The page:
Friday, November 15, 2013
How can we rescue the dinosaurs from Tuesday's auction?
Vertebrate paleontology is presently at a low moment: an auction hosted by Bonhams on this upcoming Tuesday, November 19, in New York offers for top dollar to anyone: two tyrannosaurid skeletons, two ceratopsian skeletons, the skull of a Triceratops, the skeleton of a Thescelosaurus, Hypacrosaurus, and a Tenontosaurus, among many other vertebrate fossils (Bonhams, 2013). The fossils are on the open market for prices far beyond what a museum can afford; it is probable the fossils will disappear into a private collection. As such, auctions such as this are flagrant and public humiliations of science.
Also, there has been news last month of a Tyrannosaurus rex discovery in South Dakota that has lit dollar signs in the eyes of the ranchers, and the commercial collector who found the specimen (Anon., 2013). It is a near certainty that all of these specimens will be lost to science, as was the T. rex nicknamed Samson that was auctioned to a private individual.
If fossils such as these are not in a legitimate museum, university, or educational institution, then scientists cannot publish on them; scientists must be able to verify observations, and there is no other way, aside from such institutions that the fossils will be held in perpetuity for scientific access. This scientific standard can be found in the ethics statement of the Society of Vertebrate Paleontology
That ethic is based on the fact that fossils are nonrenewable resources and the fossil record is incomplete, which means every new specimen is a test of previous knowledge. Each new fossil fills in a gap in our knowledge of the growth and evolution of a species. Without a large sample size, our knowledge of extinct life is irreparably compromised.
Evidently, the fossils in the auction were collected from private land, not state or federal lands, and so they are not protected from the market. Some of my colleagues think that our claim, as a field, stops there and nothing more can be done beyond wringing our hands and hoping that a museum with enough largesse can rescue them for science. That position is insufficient – action is needed.
To meet the immediate concern of pulling those skeletons back into the public realm; it is stated in the last line of Article V of the Constitution of the United States:
“…nor shall private property be taken for public use, without just compensation” (U.S. Const. amend. V).
This line has come to be called ‘eminent domain’ or the ‘Takings Clause’, and I think it is just the ice water we need to drip down the backs of those who would profit by stabbing science in the eyes.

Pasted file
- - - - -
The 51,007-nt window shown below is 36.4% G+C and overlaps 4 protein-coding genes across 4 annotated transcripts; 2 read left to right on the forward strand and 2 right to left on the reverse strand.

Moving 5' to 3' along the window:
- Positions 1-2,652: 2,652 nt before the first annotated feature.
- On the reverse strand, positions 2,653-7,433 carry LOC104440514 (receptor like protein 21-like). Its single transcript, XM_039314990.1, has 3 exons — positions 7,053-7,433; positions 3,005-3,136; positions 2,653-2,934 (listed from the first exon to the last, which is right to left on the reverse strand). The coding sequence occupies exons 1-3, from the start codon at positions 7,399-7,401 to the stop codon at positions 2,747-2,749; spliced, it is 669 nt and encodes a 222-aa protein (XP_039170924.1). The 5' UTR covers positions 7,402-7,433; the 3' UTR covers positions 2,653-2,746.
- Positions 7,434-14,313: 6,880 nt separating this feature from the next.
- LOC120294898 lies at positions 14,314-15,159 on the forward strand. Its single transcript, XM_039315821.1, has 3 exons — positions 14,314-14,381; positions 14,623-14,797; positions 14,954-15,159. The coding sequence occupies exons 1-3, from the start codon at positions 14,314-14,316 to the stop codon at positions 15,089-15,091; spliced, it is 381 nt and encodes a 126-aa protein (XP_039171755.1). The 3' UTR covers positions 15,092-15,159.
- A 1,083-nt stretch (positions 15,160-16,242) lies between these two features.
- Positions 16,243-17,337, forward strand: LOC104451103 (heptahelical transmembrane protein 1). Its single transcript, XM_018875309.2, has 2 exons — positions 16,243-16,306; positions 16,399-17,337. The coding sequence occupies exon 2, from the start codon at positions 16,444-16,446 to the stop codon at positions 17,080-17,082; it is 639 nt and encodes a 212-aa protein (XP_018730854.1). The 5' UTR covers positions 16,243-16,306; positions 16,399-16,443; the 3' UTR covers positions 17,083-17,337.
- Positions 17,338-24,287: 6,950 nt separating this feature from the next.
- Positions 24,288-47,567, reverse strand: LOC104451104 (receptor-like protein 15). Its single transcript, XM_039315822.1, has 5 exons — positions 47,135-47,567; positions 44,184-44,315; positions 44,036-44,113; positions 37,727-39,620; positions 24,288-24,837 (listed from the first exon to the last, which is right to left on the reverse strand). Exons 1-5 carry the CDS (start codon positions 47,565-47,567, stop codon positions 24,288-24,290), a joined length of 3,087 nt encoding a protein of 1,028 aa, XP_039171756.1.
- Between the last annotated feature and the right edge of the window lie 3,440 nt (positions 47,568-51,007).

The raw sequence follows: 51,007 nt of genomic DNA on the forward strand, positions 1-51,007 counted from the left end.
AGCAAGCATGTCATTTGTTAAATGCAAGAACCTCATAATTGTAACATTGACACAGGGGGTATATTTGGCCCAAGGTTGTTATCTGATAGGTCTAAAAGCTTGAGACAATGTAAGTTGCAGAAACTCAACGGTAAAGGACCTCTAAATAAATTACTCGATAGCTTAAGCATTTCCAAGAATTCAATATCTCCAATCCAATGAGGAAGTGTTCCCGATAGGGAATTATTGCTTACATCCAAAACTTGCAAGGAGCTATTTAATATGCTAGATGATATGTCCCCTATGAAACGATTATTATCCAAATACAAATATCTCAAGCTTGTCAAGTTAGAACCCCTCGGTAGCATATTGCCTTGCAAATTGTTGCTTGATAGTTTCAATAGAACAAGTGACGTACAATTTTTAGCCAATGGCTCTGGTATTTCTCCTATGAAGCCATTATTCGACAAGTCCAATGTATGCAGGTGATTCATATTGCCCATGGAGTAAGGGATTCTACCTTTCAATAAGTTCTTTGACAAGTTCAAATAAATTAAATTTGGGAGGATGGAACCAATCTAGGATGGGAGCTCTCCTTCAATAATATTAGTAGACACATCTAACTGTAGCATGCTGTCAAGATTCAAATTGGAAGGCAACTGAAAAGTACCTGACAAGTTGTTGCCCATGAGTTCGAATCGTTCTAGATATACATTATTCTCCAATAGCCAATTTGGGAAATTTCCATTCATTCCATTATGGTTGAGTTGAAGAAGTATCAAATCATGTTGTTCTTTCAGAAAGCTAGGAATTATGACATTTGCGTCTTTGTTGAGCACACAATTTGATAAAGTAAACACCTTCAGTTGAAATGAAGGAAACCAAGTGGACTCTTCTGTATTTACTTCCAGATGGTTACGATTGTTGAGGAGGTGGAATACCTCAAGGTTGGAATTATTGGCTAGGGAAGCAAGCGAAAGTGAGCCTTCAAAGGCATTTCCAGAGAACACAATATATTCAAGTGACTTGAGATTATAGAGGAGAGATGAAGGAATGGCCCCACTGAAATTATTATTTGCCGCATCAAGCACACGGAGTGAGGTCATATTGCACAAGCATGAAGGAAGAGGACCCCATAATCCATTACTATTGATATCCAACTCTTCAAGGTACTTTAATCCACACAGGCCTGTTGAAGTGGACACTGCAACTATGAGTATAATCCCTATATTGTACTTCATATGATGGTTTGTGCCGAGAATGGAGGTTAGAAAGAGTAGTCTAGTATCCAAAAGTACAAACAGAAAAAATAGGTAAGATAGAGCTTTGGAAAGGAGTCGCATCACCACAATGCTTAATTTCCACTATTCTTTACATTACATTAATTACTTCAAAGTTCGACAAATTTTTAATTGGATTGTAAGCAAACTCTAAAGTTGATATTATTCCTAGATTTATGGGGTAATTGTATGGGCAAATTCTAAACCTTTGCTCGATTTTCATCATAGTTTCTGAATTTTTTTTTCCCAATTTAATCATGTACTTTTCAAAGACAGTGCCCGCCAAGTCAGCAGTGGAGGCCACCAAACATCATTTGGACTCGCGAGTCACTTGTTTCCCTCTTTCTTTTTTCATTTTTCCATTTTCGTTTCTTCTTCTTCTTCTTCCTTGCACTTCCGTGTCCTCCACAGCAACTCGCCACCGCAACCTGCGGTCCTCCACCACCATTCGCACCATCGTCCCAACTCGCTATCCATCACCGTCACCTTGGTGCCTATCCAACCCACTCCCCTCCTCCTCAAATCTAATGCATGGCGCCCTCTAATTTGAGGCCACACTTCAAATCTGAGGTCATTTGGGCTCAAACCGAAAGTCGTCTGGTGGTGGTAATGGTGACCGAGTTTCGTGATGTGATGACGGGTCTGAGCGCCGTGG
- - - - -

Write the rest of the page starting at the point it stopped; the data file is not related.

What does that line mean?
It means that state or federal governments can seize lands for public use, such as a road, if and only if the landowners are compensated for the deprivation.
How could this apply to dinosaur fossils?
Since dinosaurs are collected from lands, therefore they arguably are within the scope of the amendment. For example, property under the rubric of eminent domain can include water, minerals, and airspace (Meltz, 2007). It also includes personal property, including mining claims (Meltz, 2007). Legal history shows that personal property does not have much protection from eminent domain (Meltz, 2007). Even mining companies can use eminent domain – as permitted by state law - to seize private land for their operations (Busse, 2012). Therefore, dinosaur fossils are within the grasp of the Takings Clause.
If there is a desire on the state or federal level, then a fossil could be seized for the public use (i.e., science, education), reposited in a museum where it can be accessed by scientists and the public, and the collectors compensated for the expense they took to collect and prepare the specimen.
What could happen next?
Someone with the right connections, motivation, and political clout (perhaps a Republican member of the House of Representative, as a colleague of mine has suggested) could start the gears rolling toward a seizure of the four dinosaur skeletons under eminent domain for public use, and rescue them once and for all.
Beyond setting a precedent for the practice of eminent domain to seize vertebrate fossils, the laws regarding vertebrate fossils must be brought into alignment with, say, the laws regulating fossil resources in the Canadian provinces of Alberta and Saskatchewan.
Anonymous. 2013. T-Rex from Hauser Ranch could rival ‘Sue’ in completeness. News article: Timber Lake South Dakota; Monday, October 21.
Bonhams. 2013. Montana dueling dinosaurs and distinguished fossils. Tuesday November 19, 2013. New York. Catalog:1-67.
Busse, P. 2012. Minnesota landowners worried that mining companies will use eminent domain to take their property. News article: Oakdale Patch: March 19, 2012.
Meltz, R. 2007. Takings law today: a primer for the perplexed. Ecology Law Quarterly 34:307-380.
Society of Vertebrate Paleontology. Article 12, Section 4, Deposition of fossil specimens.
The Constitution of the United States, Amendment V.
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